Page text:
Well, to make everything cost­ effective, we had to produce 1,000 – ­1,200 units a day. Often times, production spilled over into the next day, too.

Every production run cost me several thousand dollars. This taught me I needed to find a smaller operation that produced closer to demand for my product. Somewhere I could produce a couple hundred units to sell at farmer’s markets and a few area retailers.

3. Relationship

whole grain mustard

My top selling whole grain mustard.

I just don’t think we got along the way I would have liked to. I felt my interests weren’t addressed and my first co­packer was focused on larger clients. Clients who produced thousands of units several days a week. We were small potatoes. Plus, the error that was made with the horseradish powder (see above) didn’t sit right with me. I wasn’t consulted when something went wrong several times. And losing trust with your co­-packer is a position you never want to be in.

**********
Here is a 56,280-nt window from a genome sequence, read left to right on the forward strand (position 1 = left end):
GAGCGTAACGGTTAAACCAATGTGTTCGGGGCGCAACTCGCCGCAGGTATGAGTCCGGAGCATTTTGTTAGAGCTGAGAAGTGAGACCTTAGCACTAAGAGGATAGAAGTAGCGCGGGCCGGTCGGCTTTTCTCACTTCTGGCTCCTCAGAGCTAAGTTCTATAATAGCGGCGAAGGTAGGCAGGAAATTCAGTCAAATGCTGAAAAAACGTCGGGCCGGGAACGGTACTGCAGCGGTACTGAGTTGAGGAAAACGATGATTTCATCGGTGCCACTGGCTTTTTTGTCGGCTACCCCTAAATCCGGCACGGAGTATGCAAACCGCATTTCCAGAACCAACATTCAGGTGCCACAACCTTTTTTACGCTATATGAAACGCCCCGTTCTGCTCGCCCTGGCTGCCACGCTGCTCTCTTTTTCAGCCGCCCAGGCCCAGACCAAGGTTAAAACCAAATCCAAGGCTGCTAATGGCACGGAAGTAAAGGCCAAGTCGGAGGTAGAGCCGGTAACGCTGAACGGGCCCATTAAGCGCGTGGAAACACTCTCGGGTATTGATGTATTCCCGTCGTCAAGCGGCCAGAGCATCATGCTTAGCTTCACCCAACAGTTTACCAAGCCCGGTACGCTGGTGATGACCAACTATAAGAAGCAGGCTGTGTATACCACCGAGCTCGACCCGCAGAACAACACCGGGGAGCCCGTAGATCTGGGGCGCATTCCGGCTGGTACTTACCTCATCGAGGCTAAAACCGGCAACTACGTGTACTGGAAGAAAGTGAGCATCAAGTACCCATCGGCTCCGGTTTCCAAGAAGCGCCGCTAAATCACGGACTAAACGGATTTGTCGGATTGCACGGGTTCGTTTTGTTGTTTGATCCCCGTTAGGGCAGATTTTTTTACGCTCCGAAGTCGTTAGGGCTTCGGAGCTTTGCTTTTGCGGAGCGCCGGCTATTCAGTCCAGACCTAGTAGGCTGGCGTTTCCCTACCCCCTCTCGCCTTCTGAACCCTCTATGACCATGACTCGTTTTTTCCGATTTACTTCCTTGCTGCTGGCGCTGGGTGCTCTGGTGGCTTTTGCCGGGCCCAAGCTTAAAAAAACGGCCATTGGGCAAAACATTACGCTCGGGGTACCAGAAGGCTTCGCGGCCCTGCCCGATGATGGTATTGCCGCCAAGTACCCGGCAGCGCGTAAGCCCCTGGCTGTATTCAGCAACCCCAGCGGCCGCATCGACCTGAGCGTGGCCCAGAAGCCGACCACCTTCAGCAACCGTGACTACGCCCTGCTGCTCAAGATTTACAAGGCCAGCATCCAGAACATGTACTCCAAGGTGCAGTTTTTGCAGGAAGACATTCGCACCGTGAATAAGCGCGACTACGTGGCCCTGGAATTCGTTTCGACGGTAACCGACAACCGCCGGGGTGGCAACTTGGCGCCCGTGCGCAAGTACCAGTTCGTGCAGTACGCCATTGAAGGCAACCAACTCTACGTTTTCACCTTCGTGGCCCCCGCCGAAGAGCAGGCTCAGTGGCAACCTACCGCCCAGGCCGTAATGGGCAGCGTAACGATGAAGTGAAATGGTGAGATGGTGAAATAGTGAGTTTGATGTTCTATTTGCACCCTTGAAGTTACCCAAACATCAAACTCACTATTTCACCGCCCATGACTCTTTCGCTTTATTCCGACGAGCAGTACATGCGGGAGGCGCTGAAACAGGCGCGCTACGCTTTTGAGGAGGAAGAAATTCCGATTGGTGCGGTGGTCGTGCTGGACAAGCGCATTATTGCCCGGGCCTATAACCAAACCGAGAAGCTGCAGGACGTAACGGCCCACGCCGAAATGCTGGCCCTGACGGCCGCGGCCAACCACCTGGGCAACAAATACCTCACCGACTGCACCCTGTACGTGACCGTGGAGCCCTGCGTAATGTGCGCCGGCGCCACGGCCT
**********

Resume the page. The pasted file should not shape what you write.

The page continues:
Related Reading: The Hidden Costs of Working with a Co-Packer Revealed. 

Your reasons to switch co­-packers may be different than mine. You may have simply outgrown your co­packer’s kitchen or moved your entire operation to the west coast. Whatever the reason, if you’re thinking about switching to a new­ co­-packer, make the process as smooth as possible.

How to make a smooth transition to your new co-­packer

1. Tie up loose ends with your current co­-packer

food founders

Tie up those loose ends.